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Friends unite to conquer cancer

BEHIND THE CAUSE: Courtney Pine

A LASTING friendship between a top cancer consultant and a leading musician is helping to deliver a message that could be a lifesaver for thousands of men diagnosed each year with prostate cancer.

Alarmingly, the disease – the most common cancer in men – is twice as common in men of African origin, who once diagnosed, are often twice as likely to die from it.

And this is where cancer specialist Professor Nick James and drummer John Hoo have joined forces – to highlight these facts to make men sit up and do something about it.

It’s more than three years since John Hoo, who goes by the stage name Johnny Hoo, first met Prof James when he became his patient at Birmingham’s Queen Elizabeth Hospital following a prostate cancer diagnosis.

The men struck a chord with each other, which led them to launch an innovative awareness raising campaign using music as a medium to highlight a life saving message.

Their work together began back in November 2013 when Hoo organised a jazz concert at the University of Birmingham gathering together one of Britain’s most celebrated jazz artists Courtney Pine with local musicians. It was also supported by Prostate Cancer UK and the Queen Elizabeth Hospital’s own charity.

“We raised more than £4,000 and it was a thank you to my health team for their continuing support and care,” explained Hoo, who was a drummer with Andy Hamilton, the legendary saxophonist, of Andy Hamilton and the Blue Notes fame, who died in 2012 at the age of 94.

“This made us realise how effective music was in conveying the message within the black community to be aware of prostate cancer, while also educating the health services about specific cultural and social barriers.

“We also realised that that this would benefit all men because the profile of prostate cancer through music would have a greater impact.”

So they launched a groundbreaking project in the shape of an educational CD with the theme: ‘Prostate Cancer: It’s a Man Thing.’

Using reggae and bhangra music, it featured artists such as Wayne Irie, Mendi Mohinder Singh and Ash Kumar, along with a voice-over from Prof James urging high risk groups to talk about any concerns with health professionals and get checked out.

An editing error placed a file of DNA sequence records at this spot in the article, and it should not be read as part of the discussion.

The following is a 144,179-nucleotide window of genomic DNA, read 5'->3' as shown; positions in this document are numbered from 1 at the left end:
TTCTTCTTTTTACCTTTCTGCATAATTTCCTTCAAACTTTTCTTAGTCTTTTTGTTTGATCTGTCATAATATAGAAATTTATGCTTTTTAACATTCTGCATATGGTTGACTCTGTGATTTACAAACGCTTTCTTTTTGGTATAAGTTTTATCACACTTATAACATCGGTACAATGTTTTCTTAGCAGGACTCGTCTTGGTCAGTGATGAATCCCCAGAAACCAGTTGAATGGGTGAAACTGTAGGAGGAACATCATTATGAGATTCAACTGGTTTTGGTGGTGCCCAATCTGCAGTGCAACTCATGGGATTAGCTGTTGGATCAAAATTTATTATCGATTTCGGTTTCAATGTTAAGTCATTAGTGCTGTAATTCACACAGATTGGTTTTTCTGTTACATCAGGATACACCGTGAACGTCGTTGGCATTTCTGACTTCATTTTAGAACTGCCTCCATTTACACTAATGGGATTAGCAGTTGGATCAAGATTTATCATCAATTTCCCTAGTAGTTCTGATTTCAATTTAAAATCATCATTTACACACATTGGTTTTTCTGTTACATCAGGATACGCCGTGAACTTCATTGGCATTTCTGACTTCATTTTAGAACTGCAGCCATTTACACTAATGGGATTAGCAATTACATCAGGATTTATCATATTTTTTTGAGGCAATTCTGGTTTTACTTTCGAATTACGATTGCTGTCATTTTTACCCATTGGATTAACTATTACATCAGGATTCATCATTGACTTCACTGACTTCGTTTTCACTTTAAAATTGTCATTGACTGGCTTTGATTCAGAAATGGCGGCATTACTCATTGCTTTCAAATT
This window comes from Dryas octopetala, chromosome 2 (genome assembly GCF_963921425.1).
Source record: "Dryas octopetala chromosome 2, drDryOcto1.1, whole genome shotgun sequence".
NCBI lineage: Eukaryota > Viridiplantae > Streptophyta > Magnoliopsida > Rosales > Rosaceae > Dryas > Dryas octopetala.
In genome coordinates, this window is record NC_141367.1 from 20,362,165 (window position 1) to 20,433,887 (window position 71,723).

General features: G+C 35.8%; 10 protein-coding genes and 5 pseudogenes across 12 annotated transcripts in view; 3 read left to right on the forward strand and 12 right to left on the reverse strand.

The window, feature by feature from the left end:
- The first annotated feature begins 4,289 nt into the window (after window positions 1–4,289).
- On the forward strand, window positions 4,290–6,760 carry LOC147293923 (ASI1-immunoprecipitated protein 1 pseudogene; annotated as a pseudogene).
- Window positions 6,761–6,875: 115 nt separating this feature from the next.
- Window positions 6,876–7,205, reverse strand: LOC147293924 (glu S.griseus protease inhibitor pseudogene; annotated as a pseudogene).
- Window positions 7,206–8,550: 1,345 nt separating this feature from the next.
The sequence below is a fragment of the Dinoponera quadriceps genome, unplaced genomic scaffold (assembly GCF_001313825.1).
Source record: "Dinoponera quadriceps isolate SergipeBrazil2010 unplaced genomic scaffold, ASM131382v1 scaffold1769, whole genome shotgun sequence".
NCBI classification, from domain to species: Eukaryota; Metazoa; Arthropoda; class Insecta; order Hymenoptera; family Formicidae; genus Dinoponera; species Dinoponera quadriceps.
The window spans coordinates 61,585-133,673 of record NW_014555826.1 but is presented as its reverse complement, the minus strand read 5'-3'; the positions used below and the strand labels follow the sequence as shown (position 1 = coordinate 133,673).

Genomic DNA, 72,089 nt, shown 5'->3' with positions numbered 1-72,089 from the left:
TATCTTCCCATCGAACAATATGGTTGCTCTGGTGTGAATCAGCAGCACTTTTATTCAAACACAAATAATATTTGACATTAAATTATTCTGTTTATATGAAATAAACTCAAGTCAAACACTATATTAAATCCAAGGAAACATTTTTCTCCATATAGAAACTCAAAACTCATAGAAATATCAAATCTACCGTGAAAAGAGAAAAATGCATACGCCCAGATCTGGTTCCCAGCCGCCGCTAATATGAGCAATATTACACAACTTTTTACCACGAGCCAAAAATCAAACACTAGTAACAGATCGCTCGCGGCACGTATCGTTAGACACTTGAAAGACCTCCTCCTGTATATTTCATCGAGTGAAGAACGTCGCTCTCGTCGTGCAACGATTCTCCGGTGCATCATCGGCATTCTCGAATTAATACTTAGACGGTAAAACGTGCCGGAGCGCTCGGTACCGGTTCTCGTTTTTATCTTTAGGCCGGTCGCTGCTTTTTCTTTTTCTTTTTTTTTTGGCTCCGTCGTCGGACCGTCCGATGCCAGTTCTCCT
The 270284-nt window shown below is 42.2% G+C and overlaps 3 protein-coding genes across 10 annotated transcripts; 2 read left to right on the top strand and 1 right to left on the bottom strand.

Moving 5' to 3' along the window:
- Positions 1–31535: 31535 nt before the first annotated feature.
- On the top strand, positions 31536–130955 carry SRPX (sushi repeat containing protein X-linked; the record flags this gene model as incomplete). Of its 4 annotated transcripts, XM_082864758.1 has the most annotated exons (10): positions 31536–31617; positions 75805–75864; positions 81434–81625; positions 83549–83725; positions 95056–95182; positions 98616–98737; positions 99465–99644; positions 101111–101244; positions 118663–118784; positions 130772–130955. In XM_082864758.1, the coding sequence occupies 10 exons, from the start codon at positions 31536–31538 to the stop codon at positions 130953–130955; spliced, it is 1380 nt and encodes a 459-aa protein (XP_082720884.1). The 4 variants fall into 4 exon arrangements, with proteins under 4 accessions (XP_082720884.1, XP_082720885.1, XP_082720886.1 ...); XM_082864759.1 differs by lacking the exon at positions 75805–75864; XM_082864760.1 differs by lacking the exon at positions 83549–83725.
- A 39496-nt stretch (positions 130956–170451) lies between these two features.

DUO: Professor Nick James, left, with John Hoo

This is now being followed up with a ‘Man Van’ project – a mobile prostate cancer screening unit which will include the latest high-tech scanning equipment to tour workplaces, factories and even football grounds.

The team has just held a fourth concert – this time at Birmingham’s Hyatt Regency Hotel, where Pine again topped the bill, bringing with him his daughter who was celebrating her 21st birthday.

Pine said: “Johnny is an amazing person – there are not many people who can bring musicians together for a cause like this in the way he can.”

Other musicians included the Notebenders; Jim Barber; Tim & Aidan Amann; Roy Forbes; Adrian Gibson; Andy Gayle; Captain; Fitzroy Coward; Bob Singh; Mendi Mohinder Singh; Wayne Scott and Julius Fu.

Prof James, who was a guest speaker at the event, told of how 10,000 men a year die of prostate cancer in the UK, making it the biggest killer of men in this country.

“Men of African origin are twice as likely to get it and twice as likely to die from it,” said the Professor who is director of the Cancer Research Unit at the University of Warwick and a consultant in clinical oncology at the Queen Elizabeth Hospital.

“A lot of this is down to a delayed presentation so this is why events like this are so important. We need to get the message out that you can change your own outcomes by your own behaviour.”

He spoke of the STAMPEDE clinical trial, of which he is chief investigator; this has shown that adding chemotherapy earlier and combining it with hormone therapy treatment is significantly improving overall survival rates of prostate cancer patients.

He praised companies such as National Express, the union Unite and the charity Tackle Prostate Cancer for supporting the fundraising projects.

The event raised well over £3,000, some of which will go towards setting up a ‘Man Van’ for the West Midlands.

Meanwhile Prof James is planning his second outdoor music festival at his home in June to help boost the fund raising campaign.

Hoo added: “I feel so glad to have a friend like Nick James, regardless of the circumstances in which we met. A good friendship lasts forever.”

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